Ipecachuanha Information


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Most Common Name:Ipecachuanha
Botanical Name:Cephaelis Ipecachuanha
Also Known As (other names):Ipecac, Matto Grosso 

Ipecachuanha - General description:

 Ipecachuanha is native to the tropical zones of South America. It was originally used by the Brazilian Indigenous People to induce vomiting and was introduced to Europe by a Portuguese Frair that was based in Brazil in the sixteenth century.

Overdoses of Ipecachuanha will cause cardiac failure.

Ipecachuanha Properties, or Ipecachuanha use in treatment of:

StimulantAppetite stimulantDegestive tonic


Ipecachuanha Constituents:

Below we list reported constituents of this herb. This may not be complete as continuous research constantly discovers new constituents. Where possible we also provide information about constituents and their application, effect and side effects, if any. We do not provide information on the interaction between constituents. We do not give quantities of each individual constituent as these vary considerably due to region and climate. By comparing the treatments above with the constituent benefits below some indication of quantities can be gained.

Emetine: In smaller doses ementine is used for Catarrh and Whooping cough as it causes an increase in respiratory secretion. In larger doses it is an emetic as it irritates the bowels. Emetine also has an atiprotozoal effect.

Emetine is an isoquinoline alkaloid.

Isoquinoline Alkaloids: A large class of medically active alkaloids with very varied properties although this group does contain many constituents from which the most habit forming drugs are made. Precursors of isoquinoline alkaloids are tyrosine and phenylalanine.

Properties of these alkaloids range widely from Anti-inflammatory, antifungal, antitumor, antimicrobial and antiviral to analgesic, narcotic and antitussive, plus virtually everything in-between. Because of this very wide scope each of the alkaloids should be regarded as individual and no general properties can be attributed to the group known as isoquinoline alkaloids.

Alkaloids Typical alkaloids are alkaline organic vegetable substances containing one or more nitrogen atoms. This nitrogen base is capable of combining with acids to form crystalline salts. Most alkaloids are derived from amino acids while a few are derived from isoprene units. Alkaloids are white or colourless solids containing oxygen (oxygen free alkaloids are few and far between and then can only exist as liquids) Most alkaloids are not water soluble, extraction is normally by tincture.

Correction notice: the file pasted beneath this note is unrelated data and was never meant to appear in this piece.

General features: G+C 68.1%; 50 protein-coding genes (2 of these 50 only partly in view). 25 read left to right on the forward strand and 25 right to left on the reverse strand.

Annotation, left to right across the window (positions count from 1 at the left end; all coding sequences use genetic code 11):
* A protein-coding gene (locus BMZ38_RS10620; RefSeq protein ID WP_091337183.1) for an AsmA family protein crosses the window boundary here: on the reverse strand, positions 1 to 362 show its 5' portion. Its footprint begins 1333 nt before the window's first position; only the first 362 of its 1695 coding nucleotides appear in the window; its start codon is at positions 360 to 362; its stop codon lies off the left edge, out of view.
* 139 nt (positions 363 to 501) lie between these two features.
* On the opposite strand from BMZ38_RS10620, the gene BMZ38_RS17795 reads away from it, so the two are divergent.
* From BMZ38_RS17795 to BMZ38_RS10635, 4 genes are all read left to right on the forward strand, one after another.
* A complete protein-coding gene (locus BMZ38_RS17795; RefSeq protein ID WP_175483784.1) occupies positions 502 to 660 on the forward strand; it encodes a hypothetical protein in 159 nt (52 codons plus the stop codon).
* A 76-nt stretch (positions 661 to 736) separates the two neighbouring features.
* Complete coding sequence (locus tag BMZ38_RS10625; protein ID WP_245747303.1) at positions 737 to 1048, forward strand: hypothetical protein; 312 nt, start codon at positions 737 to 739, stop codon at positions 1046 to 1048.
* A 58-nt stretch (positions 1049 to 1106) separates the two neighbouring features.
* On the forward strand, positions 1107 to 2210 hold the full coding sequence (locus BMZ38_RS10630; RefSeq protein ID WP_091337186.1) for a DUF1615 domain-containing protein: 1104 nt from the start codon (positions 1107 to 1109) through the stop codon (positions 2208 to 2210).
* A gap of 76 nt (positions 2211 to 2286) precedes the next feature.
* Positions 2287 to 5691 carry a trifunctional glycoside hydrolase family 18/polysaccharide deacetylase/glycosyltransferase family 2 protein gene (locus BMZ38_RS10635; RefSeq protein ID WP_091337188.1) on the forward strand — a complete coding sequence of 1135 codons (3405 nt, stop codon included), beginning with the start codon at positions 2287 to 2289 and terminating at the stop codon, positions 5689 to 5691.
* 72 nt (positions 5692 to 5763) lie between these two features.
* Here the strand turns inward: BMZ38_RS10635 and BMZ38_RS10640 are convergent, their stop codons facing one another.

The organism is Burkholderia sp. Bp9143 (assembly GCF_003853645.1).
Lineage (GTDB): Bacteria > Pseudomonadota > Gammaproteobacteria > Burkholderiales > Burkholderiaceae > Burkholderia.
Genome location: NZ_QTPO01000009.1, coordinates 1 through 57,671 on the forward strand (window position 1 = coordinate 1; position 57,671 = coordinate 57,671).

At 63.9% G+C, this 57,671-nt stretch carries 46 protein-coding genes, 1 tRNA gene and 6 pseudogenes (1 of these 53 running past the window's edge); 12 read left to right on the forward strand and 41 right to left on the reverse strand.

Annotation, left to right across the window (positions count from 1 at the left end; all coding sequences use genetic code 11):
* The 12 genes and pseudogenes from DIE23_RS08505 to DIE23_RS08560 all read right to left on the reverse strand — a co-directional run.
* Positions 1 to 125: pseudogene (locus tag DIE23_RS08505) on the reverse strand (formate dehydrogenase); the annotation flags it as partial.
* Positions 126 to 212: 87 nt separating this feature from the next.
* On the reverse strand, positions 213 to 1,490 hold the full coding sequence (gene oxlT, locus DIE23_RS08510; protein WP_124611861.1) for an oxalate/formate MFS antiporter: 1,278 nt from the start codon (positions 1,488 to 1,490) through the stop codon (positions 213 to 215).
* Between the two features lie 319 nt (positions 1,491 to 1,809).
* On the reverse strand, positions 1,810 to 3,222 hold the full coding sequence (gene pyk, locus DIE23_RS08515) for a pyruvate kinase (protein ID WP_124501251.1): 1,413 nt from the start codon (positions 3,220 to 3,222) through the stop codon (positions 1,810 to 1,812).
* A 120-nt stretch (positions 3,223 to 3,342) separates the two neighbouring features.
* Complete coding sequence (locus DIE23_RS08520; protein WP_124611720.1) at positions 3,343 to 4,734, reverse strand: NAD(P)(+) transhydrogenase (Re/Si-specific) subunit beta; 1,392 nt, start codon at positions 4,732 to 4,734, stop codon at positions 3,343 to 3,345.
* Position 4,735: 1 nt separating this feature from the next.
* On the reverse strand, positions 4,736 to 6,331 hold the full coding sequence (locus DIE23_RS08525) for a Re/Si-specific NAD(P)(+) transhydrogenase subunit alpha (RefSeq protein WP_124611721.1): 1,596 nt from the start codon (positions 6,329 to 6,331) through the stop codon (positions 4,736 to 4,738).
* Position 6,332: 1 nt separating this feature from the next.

Alkaloids are found in about one quarter of all flowering plants. Thousands of alkaloids have been identified from a large number of plants where the alkaloid can be present in virtually every part of the plant or just a specific part like rhizome, leaf or seed.
Alkaloids generally have profound physiological impact on the human body and nervous system effects are predominant.
Many alkaloids are used as extracted and refined compounds derived from the actual plants or synthesised compounds in pharmaceutical drugs.
Several Alkaloids are banned in many countries because of the extreme impact on the nervous system (strychnine for instance is a deadly poison in very small doses) and the habit forming nature of some of the alkaloid compounds.






Monoterpenes: One of the many terpenes, monoterpenes (the smallest of the terpenes, although one of the most widely occurring) are mostly found in essential or volatile oils. Aromatherapists use monoterpenes as a mucus membrane tonic as decongestants and to ease nasal and other mucus membrane discomfort.

Monoterpenes evaporate easily and have a low boiling point. Monoterpenes are mostly colorless and odorless, prone to oxidation. Oxidants from monoterpenes could be irritant.

Monoterpenes are antiseptic, antiviral and bactericidal.


Iridoids. Iridoids are the most bitter compound found in plants. These bitter compounds stimulate release of bile flow in the gut as well as stimulating digestive secretion. Iridoids are anti-inflammatory (not as strong as in other constituents, iridoids have some anti-inflammatory effects but should not be used purely for this purpose), hypotensive and febrifuge. Some iridoids are laxative and antimicrobial.



Ipecachuanha Contraindications, do not use if:

Do not apply to the skin  
We at Beneforce are certainly not experts in the use of every herb. In our studies and research we do come across warnings that a herb should not be used in certain circumstances or for certain conditions and ailments. Where possible we will reflect these on our pages but cannot guarantee that for any herb our list of contraindications are complete or valid. We urge that you consult an appropriate and knowledgeable practitioner before treatment.
How current is this information?


Ipecachuanha is Administered as/Available in:



What is?

A CompressA DecoctionA Herbal VinegarA Fluid Extract
An InfusionAn OintmentA PoulticeA Powder
A SalveA SyrupA TeaA Tincture


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* Statements made have not been evaluated by American Food and Drug Authority or similar board or authority of any other country.
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